Outside of the crazy D'Antoni-ball being played in Madison Square Garden right now, nobody in the league shoots more deep shots than the Orlando Magic. They're quite good at it too, shooting over 40% for the year, compared to a league average of just over 36%, and use it to play a fantastic inside-outside game with the beast that is Dwight Howard under the basket drawing defenders.
Even the starting "Power Forward" for the Magic is shooting over 42%, so combined with some other pesky shooters and a defense holding opponents to the third lowest FG% in the league Orlando now sits far atop their division and in discussion for a title run.
While the three has been the Magic's friend most of the season, it has proven to also be their enemy when things go sour.
The Magic as a team shoot over 33% of their shots from behind the arc, compared to a league average of 22%, and (D'Antoni-ball excluded) 6% higher than anyone else in the league. Because of this, a 5-6% variation in 3P% has a greater effect on total points than most teams.
So when the shots aren't falling, things get bad. Teams can start to collapse harder onto Howard without fear of paying for it from deep. Additionally, the shooting culture of Orlando leads to cold shooters continuing to shoot anyway, which can't help.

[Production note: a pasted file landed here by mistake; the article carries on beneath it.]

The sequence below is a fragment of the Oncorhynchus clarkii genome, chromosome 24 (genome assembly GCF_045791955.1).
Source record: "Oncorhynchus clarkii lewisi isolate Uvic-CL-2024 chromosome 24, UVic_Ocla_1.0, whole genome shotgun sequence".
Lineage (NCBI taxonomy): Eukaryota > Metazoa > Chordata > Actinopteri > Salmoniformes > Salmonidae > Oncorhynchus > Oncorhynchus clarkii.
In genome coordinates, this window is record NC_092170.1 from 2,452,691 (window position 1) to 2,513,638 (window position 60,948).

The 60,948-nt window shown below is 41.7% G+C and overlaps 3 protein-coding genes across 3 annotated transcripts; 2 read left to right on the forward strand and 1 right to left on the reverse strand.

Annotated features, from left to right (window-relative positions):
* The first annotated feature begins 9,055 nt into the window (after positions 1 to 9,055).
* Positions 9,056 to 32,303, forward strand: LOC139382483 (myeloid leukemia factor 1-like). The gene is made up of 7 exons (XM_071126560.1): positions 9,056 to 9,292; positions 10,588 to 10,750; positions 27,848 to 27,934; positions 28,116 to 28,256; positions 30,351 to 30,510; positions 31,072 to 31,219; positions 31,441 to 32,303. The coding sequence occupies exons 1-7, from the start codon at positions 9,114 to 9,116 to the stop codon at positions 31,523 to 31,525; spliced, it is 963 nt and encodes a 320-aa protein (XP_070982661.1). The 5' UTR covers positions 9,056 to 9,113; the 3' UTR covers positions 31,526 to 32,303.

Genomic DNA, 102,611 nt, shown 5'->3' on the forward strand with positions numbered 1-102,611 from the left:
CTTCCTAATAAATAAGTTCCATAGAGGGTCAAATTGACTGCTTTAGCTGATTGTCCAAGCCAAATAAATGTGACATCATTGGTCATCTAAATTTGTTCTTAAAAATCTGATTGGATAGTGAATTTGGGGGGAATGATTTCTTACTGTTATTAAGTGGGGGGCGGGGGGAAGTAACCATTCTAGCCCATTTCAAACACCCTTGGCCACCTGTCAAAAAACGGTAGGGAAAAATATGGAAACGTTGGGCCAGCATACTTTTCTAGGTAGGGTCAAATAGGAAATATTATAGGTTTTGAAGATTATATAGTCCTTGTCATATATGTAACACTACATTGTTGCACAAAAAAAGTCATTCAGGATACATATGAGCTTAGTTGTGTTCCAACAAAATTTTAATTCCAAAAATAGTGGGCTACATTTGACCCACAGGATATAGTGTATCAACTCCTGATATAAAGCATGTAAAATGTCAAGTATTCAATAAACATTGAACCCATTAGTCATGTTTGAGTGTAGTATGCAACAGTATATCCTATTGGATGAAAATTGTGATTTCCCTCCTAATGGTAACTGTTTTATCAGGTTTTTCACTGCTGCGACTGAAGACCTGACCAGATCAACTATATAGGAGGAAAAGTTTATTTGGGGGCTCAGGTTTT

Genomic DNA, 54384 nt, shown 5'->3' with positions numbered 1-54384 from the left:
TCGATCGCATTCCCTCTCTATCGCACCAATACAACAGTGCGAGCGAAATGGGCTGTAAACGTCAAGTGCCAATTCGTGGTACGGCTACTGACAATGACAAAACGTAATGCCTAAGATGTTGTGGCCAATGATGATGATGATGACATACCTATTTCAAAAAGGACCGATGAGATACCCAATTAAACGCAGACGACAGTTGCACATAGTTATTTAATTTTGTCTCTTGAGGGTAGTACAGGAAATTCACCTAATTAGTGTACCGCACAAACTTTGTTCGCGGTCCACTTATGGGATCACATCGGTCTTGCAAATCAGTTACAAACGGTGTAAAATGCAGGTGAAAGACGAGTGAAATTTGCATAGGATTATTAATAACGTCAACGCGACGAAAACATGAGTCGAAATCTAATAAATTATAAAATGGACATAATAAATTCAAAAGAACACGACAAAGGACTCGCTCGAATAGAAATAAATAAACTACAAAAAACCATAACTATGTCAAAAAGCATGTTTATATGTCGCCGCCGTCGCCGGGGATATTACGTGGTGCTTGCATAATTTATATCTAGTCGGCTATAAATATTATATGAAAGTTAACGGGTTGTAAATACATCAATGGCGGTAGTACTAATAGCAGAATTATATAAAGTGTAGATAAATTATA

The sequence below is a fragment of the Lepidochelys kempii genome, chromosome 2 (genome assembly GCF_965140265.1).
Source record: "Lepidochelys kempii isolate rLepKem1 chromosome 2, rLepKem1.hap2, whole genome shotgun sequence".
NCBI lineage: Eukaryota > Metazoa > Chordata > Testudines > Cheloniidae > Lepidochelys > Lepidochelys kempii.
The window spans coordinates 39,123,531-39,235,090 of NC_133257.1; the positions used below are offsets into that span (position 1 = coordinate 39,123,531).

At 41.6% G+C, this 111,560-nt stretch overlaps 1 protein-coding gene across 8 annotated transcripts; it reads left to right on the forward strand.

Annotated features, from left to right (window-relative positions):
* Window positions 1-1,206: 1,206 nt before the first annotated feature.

Tonight, for example, the Magic lost 90-80 at home to the Boston Celtics, in a match-up of two of the three best teams in the East. Seven weeks ago, the Magic also lost to the Celtics, in Boston, by a 107-88 margin. The common factor? Poor shooting behind the arc.
In the first match-up, Orlando shot 5/26 (19.2%) from deep, leading to a 19pt margin of defeat despite winning the rebounding battle and breaking even in turnovers, the two regularly telling factors in swinging a game.
Tonight, the Magic shot 7-22 (31.8%) from deep, not awful but still almost 9% below their average for the year. The ten point loss, then, stems also from being outdone slightly in turnovers and rebounds, without a dominant deep ball to bail them out.
A good three point shooting team can be as dangerous as anybody, making leads disappear in just moments. The Magic have the ability to be that team, as they've shown, and have the ability to be far from it, as they've also shown.
The question then is this: Can the Magic be hot from deep four out of seven games in a series come playoff time? Can they adjust to an off night without relying on a titanic performance from Dwight Howard?
Regardless, it's fun to watch. Let's hope they don't change a thing.